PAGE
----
It is a delight to follow the noble Baroness, Lady Meacher, one of the most distinguished members of the Delegated Powers Committee. I am particularly grateful that she has not stolen all the sexiest bits of our report and has left me some original bits to quote, although a number of noble Baronesses and the noble Lord, Lord Green of Deddington, also quoted extensively from it. Perhaps I should sit down and say, “I agree with everyone who has gone before me”, but since I have been here in the Palace for about eight hours, working upstairs, I feel I should earn my crust.
I am speaking on Clause 4 stand part only to draw attention to some of the key points of the Delegated Powers Committee report on the Bill. I am privileged to chair that committee but, in view of some of the highly critical reports we have made recently, my noble friends may be pleased to know that I will be standing down as chair. My term is up by Christmastime, so there may be a more emollient chairman in future.
Last week I spoke on the Delegated Powers Committee report on the medicines Bill and quoted extensively from it. Our report then was hard hitting and I make no apology that I was robust—I suppose I was not robust but scathing—in my condemnation of the delegated powers, which in my opinion were an affront to democracy. I said then that the Bill was “not unique”, just another in a long line of skeleton Bills with all the blank spaces to be filled in by delegated legislation—much of it negative, of course.
Today I will not be as vicious in my remarks, but I report in sorrow that this Bill also has some fundamentally excessive delegated powers. Clause 4(1) confers on the Secretary of State powers to make regulations containing
“such provision as the Secretary of State considers appropriate in consequence of, or in connection with, any provision” of Part 1 of the Bill, including Henry VIII powers to amend primary legislation. The combination of the permissive concept of whatever the Minister thinks appropriate, as opposed to necessary, the words “in connection with” the Bill, the subject matter of Part 1, ending free movement, and the number of persons who will be affected make all this a very significant delegation of power from Parliament to the Executive.
With regard to those provisions, my Committee said:
“As we said in our earlier Report, we are frankly disturbed that the Government should consider it appropriate to include the words ‘in connection with’. This would confer permanent powers on Ministers to make whatever legislation they considered appropriate, provided there was at least some connection with Part 1, however tenuous; and to do so by negative procedure regulations (assuming no amendment was made to primary legislation).”
As for the scrutiny of regulations, we are concerned that the first set of regulations would be made by the “made affirmative” procedure, avoiding legislative scrutiny before they come into effect, but subsequent ones would be draft affirmative—but only if they amended primary legislation. Everything else would be negative, even if the regulations amend or repeal what is known as retained direct principal EU legislation. By contrast, the approach in the European Union (Withdrawal Agreement) Act 2020 is that the affirmative procedure is mandatory where regulations modify retained direct principal EU law.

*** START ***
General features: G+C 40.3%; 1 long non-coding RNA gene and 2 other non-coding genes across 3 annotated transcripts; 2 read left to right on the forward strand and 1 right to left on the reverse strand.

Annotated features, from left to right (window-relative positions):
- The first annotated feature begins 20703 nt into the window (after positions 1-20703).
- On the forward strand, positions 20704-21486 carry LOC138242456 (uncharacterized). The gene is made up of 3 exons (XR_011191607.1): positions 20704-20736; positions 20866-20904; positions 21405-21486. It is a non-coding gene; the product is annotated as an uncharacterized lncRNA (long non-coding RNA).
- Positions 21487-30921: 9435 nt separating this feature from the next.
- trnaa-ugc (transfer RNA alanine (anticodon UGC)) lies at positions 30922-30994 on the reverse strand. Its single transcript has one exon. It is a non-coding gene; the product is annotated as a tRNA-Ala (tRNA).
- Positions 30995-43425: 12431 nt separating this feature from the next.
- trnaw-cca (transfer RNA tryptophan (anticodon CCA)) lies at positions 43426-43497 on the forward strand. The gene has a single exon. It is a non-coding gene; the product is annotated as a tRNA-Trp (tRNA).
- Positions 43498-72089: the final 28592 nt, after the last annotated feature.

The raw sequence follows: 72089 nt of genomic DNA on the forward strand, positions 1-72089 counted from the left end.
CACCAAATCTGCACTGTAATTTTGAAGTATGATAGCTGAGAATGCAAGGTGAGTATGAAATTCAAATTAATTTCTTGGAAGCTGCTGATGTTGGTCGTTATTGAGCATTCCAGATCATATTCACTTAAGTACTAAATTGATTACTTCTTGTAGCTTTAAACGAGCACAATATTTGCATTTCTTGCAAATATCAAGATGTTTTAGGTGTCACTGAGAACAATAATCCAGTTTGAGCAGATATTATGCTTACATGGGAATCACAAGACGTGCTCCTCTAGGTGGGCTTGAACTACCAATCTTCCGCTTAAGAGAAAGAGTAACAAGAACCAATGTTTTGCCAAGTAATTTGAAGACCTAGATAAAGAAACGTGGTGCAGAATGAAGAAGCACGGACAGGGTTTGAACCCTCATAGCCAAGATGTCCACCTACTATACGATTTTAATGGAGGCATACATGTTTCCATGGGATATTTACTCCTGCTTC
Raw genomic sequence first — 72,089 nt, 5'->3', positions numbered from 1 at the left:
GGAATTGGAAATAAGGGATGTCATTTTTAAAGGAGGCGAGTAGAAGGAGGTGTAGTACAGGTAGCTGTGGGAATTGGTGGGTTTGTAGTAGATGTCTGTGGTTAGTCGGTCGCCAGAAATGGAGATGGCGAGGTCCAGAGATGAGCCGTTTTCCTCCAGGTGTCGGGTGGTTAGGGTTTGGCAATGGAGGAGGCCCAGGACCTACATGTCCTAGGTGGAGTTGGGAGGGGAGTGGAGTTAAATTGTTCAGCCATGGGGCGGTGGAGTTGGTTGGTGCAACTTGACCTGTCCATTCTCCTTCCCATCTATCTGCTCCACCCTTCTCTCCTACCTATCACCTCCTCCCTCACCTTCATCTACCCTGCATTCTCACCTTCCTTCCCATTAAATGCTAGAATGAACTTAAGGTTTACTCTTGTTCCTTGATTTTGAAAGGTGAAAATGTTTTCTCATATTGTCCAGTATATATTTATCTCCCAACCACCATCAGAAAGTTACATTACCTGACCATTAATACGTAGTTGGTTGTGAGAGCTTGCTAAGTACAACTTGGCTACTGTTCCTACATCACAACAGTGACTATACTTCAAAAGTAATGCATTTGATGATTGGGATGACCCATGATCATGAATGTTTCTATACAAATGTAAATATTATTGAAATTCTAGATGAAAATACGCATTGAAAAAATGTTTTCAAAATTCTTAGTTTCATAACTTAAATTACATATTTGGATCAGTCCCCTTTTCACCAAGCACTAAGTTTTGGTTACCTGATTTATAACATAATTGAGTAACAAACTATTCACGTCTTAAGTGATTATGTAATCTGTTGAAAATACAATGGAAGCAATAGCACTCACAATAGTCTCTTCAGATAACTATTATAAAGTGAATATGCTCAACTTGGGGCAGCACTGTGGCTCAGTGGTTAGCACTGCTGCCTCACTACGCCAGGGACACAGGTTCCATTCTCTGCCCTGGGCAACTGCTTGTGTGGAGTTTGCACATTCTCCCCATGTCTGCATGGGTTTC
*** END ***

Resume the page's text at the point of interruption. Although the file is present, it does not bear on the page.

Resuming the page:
We were also concerned that delegated legislation could alter fees and charges enacted in primary legislation. As mentioned by noble Baronesses earlier, it is usual for legislation to have a schedule at the end listing consequential amendments and a provision that regulations can tidy up any missing bits or loose ends with further consequentials, but in Clause 4 the bulk of the consequentials will be done by regulations afterwards.
So we concluded, overall, the following:
“We remain of the view, expressed in our earlier Report, that clause 4(1) contains an inappropriate delegation of power and that the Bill should be amended so that: the words ‘or in connection with’ are removed from clause 4(1); consequential amendments are included in the Bill itself, but with a power to add others (subject to a test of necessity) by regulations (subject to the affirmative procedure if primary legislation or retained direct principal EU legislation is amended or repealed); transitional protections for EEA nationals who are resident in the UK before the end of the transition period are included on the face of the Bill; clause 4(5) (about fees and charges) is removed, unless the Government can provide full justification for its inclusion and explain how they intend to use the power; and clause 4(6), which provides for the first set of regulations under clause 4(1) to be subject to the made affirmative procedure, is removed from the Bill.”
Those were the principal conclusions that we reached.